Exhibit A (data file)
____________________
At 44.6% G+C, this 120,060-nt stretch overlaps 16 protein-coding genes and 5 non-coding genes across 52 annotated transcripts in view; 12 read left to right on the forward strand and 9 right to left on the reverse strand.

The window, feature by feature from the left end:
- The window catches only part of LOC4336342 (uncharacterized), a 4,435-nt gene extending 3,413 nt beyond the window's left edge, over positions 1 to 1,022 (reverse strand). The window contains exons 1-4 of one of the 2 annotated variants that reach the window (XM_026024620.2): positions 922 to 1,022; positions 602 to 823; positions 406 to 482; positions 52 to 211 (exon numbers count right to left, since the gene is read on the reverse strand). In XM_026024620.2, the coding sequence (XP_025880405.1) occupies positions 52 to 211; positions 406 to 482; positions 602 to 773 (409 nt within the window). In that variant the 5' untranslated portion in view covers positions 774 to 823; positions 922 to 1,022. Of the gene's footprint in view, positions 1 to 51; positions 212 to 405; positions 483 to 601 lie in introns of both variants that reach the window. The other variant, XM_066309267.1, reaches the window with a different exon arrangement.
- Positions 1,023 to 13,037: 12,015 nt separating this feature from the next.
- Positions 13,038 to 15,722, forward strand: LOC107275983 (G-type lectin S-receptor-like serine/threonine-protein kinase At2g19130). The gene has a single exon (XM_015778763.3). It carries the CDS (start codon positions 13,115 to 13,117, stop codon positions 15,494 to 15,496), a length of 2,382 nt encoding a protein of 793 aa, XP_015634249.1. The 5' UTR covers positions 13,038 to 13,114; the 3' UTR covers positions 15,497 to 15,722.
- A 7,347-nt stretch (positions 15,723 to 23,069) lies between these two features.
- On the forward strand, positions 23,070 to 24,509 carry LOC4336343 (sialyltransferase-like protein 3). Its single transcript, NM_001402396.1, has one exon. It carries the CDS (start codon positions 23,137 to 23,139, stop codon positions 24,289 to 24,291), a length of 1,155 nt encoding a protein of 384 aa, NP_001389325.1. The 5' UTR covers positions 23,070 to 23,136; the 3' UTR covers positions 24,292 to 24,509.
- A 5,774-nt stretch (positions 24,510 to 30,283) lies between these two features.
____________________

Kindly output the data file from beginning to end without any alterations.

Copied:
At 44.6% G+C, this 120,060-nt stretch overlaps 16 protein-coding genes and 5 non-coding genes across 52 annotated transcripts in view; 12 read left to right on the forward strand and 9 right to left on the reverse strand.

The window, feature by feature from the left end:
- The window catches only part of LOC4336342 (uncharacterized), a 4,435-nt gene extending 3,413 nt beyond the window's left edge, over positions 1 to 1,022 (reverse strand). The window contains exons 1-4 of one of the 2 annotated variants that reach the window (XM_026024620.2): positions 922 to 1,022; positions 602 to 823; positions 406 to 482; positions 52 to 211 (exon numbers count right to left, since the gene is read on the reverse strand). In XM_026024620.2, the coding sequence (XP_025880405.1) occupies positions 52 to 211; positions 406 to 482; positions 602 to 773 (409 nt within the window). In that variant the 5' untranslated portion in view covers positions 774 to 823; positions 922 to 1,022. Of the gene's footprint in view, positions 1 to 51; positions 212 to 405; positions 483 to 601 lie in introns of both variants that reach the window. The other variant, XM_066309267.1, reaches the window with a different exon arrangement.
- Positions 1,023 to 13,037: 12,015 nt separating this feature from the next.
- Positions 13,038 to 15,722, forward strand: LOC107275983 (G-type lectin S-receptor-like serine/threonine-protein kinase At2g19130). The gene has a single exon (XM_015778763.3). It carries the CDS (start codon positions 13,115 to 13,117, stop codon positions 15,494 to 15,496), a length of 2,382 nt encoding a protein of 793 aa, XP_015634249.1. The 5' UTR covers positions 13,038 to 13,114; the 3' UTR covers positions 15,497 to 15,722.
- A 7,347-nt stretch (positions 15,723 to 23,069) lies between these two features.
- On the forward strand, positions 23,070 to 24,509 carry LOC4336343 (sialyltransferase-like protein 3). Its single transcript, NM_001402396.1, has one exon. It carries the CDS (start codon positions 23,137 to 23,139, stop codon positions 24,289 to 24,291), a length of 1,155 nt encoding a protein of 384 aa, NP_001389325.1. The 5' UTR covers positions 23,070 to 23,136; the 3' UTR covers positions 24,292 to 24,509.
- A 5,774-nt stretch (positions 24,510 to 30,283) lies between these two features.